daughter_of ~ child_of and is_a_congressman ~ politician

With the semantic approximation, the answer (X = chelsea_clintonY = edward_mezvinsky) can be computed.

The process is transparent to the user: the semantic and commonsense knowledge used in the semantic approximation is automatically extracted from the text corpora and used to build the distributional semantic index. However, the semantic approximation process is dependent on a heuristics which minimizes the impact of the semantic uncertainty (ambiguity, vagueness) associated with the query-KB alignment. The heuristics defines a query-KB alignment which provides a strong context definition for the query-KB semantic approximation. This strong query-KB alignment is called a semantic pivot. The use of semantic pivots supports the reduction of the semantic matching space, computing only approximations which are associated to the query context. The details on the definition of these heuristic models for the semantic pivot selection can be found in  [1].


Fig. 3: Semantic approximation using the distributional semantic index, between the query term ‘daughter’ and the predicates in the KB associated with Bill Clinton (semantic pivot).

In the previous example we focused on the description of an example query-KB semantic approximation. This model can be generalized into an approximate reasoning model over incomplete knowledge bases. However, the coverage of this aspect is beyond the scope of this article. Detailed references of this generalization can be found in  [213] .

Besides semantic approximation between queries and KBs and approximate reasoning over incomplete KBs, the creation of hybrid distributional-logical models can be used to support the discovery of similarity patterns in KBs in tasks such as entity reconciliation (where constants and predicates in different KBs can be automatically integrated) and in knowledge discovery applications such as relation/link discovery (discovering implicit associations between entities in the KB)  [4].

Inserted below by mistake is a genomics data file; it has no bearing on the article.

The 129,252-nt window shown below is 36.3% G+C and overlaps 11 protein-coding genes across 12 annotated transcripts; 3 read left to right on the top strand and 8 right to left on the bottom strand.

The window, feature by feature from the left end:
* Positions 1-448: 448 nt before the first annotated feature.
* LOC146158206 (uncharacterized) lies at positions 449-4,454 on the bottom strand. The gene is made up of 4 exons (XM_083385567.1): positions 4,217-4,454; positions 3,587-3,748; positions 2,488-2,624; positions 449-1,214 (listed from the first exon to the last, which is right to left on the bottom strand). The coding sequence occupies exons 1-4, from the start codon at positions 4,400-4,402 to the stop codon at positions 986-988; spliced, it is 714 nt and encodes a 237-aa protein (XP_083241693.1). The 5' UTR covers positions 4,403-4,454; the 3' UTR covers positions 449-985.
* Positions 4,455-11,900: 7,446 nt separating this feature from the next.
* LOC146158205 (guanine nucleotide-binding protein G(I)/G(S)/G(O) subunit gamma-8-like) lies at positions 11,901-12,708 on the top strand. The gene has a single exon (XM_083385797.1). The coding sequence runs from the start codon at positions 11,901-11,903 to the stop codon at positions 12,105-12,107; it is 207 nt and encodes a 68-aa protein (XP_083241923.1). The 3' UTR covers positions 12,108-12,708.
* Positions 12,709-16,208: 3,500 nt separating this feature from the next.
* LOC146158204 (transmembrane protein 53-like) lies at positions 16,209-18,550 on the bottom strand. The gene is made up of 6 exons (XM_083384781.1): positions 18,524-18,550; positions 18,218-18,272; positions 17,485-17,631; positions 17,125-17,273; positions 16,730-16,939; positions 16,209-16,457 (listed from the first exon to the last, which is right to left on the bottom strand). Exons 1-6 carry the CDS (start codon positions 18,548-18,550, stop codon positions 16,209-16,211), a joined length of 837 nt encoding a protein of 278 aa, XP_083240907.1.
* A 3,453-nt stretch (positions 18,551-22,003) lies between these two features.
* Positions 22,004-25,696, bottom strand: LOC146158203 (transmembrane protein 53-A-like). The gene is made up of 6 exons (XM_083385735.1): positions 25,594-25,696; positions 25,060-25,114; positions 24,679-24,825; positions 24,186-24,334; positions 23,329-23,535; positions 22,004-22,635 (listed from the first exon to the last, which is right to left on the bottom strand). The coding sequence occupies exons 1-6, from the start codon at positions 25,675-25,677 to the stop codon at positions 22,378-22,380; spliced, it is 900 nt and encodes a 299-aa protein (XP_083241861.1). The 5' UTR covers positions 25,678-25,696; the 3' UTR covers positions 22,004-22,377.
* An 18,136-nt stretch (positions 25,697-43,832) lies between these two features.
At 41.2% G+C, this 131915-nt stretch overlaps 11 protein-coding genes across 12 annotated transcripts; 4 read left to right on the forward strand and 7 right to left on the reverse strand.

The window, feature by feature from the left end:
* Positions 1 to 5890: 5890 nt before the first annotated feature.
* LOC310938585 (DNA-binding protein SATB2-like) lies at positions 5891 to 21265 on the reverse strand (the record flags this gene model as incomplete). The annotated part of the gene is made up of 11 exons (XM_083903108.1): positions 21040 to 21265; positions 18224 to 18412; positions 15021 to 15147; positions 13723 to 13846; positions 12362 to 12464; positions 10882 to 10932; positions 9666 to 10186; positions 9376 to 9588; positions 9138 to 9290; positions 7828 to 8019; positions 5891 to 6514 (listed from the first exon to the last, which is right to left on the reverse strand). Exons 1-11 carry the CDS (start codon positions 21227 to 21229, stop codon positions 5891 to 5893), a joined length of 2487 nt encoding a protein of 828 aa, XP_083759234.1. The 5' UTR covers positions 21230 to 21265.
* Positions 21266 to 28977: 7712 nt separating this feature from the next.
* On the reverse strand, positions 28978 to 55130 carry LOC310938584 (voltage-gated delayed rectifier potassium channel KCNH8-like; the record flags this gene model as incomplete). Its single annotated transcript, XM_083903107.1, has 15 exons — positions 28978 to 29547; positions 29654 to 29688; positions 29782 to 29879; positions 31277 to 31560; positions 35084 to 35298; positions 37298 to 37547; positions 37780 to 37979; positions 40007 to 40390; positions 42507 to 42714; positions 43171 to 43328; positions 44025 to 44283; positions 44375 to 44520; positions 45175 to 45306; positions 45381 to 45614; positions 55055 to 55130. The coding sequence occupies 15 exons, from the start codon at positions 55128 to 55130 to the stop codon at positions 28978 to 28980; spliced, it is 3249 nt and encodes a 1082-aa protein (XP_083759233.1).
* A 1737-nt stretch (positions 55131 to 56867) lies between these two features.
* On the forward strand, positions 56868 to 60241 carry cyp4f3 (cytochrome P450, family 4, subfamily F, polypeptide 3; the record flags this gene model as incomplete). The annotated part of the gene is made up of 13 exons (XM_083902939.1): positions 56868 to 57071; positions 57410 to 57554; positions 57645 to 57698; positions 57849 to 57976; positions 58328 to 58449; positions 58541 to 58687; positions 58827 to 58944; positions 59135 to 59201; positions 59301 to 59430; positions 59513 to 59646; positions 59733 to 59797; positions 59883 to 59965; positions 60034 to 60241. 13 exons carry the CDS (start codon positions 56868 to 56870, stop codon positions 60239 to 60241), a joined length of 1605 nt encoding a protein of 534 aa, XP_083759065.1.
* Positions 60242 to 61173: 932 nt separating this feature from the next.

7 What does distributional semantics bring to the table?

In a nutshell, the application of distributional semantics to logic programs provides a knowledge representation framework with distinctive features from both a theoretical and a practical perspective. These features are summarized below:

  • Semantics for a heterogeneous world: DSMs can be built using unstructured, inconsistent and semantically heterogeneous data, providing semantic models which can be built out of commodity textual data.
  • Large-scale automatic semantic acquisition: the simplicity of the semantic representation model behind distributional semantics (vector-based representation) facilitates the acquisition of large-scale semantic and commonsense knowledge, automatically from text. As the scale of the reference corpora increases, more comprehensive models (multi-domain and multi-lingual) can be built.
  • Simplicity of use: DSM are easy-to-build, easy-to-scale and easy-to-use. There are already infrastructures such as EasyESA [5] and S-Space [6] which facilitate the construction of large-scale DSMs.

Distributional semantics enables the introduction of semantic flexibility into rigid knowledge representation frameworks, providing a complementary semantic layer to logic programs, relational data and Semantic Web data. Hybrid distributional-logical representation frameworks bring the promise of providing an approach to cope with KB incompleteness, which can impact important recurrent tasks for users and applications such as semantically flexible querying, reasoning and KB integration.